A summary and review of the topics covered in Unit 2: Circles.

Students work together to review and synthesize their knowledge of circles.

10 minutes

To begin today's lesson I post two example problems about sector area because I recognize that students need a little more attention on this topic (see Unit 2 Review Opener). What I really like about this topic is how it gives students a chance to consider fractions of a circle. As they're working, I circulate and encourage them to sketch diagrams representing these problems. I'm looking to see how well students are getting the concept of what a central angle looks like, and I want to see that they're writing exact values in terms of π. After a few minutes, I ask for volunteers to put their work - including sketches - on the board, and although I direct the resulting conversation as needed, my goal is to stay out of it as much as possible.

60 minutes

I hand out the Circles Review Packet and I project it on the Smart Board. I ask students to read through the three learning targets from this unit, and I say that the Unit 2 exam will assess these three learning targets. Today is their time to work through this packet, to ask questions, and make sure they feel confident that they have mastered each of the learning targets.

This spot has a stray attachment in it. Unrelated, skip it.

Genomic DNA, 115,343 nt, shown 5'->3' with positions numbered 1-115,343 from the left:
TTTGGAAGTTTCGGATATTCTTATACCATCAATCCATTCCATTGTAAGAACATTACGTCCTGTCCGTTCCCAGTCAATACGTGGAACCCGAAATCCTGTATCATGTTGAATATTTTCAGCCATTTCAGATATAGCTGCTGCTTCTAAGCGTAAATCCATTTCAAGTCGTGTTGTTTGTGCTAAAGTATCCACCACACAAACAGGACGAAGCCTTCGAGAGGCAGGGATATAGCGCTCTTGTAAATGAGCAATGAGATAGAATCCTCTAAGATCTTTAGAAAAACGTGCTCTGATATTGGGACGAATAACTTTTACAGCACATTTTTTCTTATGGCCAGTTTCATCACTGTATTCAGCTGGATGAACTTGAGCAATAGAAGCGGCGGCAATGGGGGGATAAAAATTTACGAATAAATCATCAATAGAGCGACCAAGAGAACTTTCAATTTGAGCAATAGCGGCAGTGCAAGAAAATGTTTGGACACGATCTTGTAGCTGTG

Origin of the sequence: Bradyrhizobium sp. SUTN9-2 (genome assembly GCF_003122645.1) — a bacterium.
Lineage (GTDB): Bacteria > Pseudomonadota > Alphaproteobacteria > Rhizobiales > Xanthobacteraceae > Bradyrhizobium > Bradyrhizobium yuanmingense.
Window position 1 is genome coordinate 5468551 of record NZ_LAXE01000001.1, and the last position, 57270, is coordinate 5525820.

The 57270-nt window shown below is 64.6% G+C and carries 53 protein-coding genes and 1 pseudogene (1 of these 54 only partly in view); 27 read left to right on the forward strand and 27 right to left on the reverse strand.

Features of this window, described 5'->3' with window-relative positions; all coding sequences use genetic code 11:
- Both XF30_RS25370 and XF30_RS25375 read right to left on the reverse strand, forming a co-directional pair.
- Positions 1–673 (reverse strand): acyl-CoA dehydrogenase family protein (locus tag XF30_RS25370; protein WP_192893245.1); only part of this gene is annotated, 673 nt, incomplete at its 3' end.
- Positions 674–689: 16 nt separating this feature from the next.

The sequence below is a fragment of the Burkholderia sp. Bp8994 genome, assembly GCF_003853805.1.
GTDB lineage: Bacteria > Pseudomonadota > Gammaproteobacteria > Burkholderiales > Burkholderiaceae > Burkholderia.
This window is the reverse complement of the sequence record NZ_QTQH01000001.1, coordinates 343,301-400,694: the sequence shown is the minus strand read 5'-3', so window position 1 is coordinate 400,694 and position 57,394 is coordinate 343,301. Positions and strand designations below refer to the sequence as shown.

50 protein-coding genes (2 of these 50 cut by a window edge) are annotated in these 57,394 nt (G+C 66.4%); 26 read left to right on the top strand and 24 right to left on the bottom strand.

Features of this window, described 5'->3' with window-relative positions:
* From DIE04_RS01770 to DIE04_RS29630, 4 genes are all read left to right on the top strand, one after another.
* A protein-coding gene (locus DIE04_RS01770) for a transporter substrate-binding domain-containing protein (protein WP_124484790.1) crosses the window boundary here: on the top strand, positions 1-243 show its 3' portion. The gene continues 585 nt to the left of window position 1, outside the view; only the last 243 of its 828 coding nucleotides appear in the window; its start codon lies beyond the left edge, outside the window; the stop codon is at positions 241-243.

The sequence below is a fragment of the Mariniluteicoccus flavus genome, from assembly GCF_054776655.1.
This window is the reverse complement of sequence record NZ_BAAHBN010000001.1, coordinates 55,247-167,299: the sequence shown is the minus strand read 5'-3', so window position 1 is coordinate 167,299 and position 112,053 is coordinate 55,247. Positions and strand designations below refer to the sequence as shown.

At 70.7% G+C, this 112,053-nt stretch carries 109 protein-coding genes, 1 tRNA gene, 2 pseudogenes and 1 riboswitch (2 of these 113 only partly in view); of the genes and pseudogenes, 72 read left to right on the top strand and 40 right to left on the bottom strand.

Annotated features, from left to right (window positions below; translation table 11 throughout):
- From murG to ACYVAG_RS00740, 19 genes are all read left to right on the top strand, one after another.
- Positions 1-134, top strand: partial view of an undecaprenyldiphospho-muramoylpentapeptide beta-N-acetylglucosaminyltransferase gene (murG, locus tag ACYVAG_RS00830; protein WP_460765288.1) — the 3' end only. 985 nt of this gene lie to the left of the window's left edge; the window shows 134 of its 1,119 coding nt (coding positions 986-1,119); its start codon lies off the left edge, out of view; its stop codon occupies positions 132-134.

Some students still need some time to work with the ideas of our last two lessons, which were on arc length and radians. I make sure to show these students where to find practice for these topics in the packet, but I also emphasize that they should finish up on the work from the previous class.

If students want to complete the Delta Math from the previous lesson, that's great! I show them that the first exercise on the Delta Math is about converting degrees to radians, and that they'll find the same topic on the second page of today's review packet. **I recommend that they keep an eye on both at the same time**, because they can count on seeing some of the same exercises on both assignments. This is important, because I have occasionally seen students master a skill when working online, but then have trouble transferring that knowledge to paper.

5 minutes

I hand out index cards and ask each student to write their next steps for this class. This is a nice alternative to assigning specific homework. I say, "everyone here has homework, but it's up to you to decide what that homework is: it might be the review packet, it might be Delta Math, it might be project revisions. Tell me what you're going to do by writing your next steps on your index card."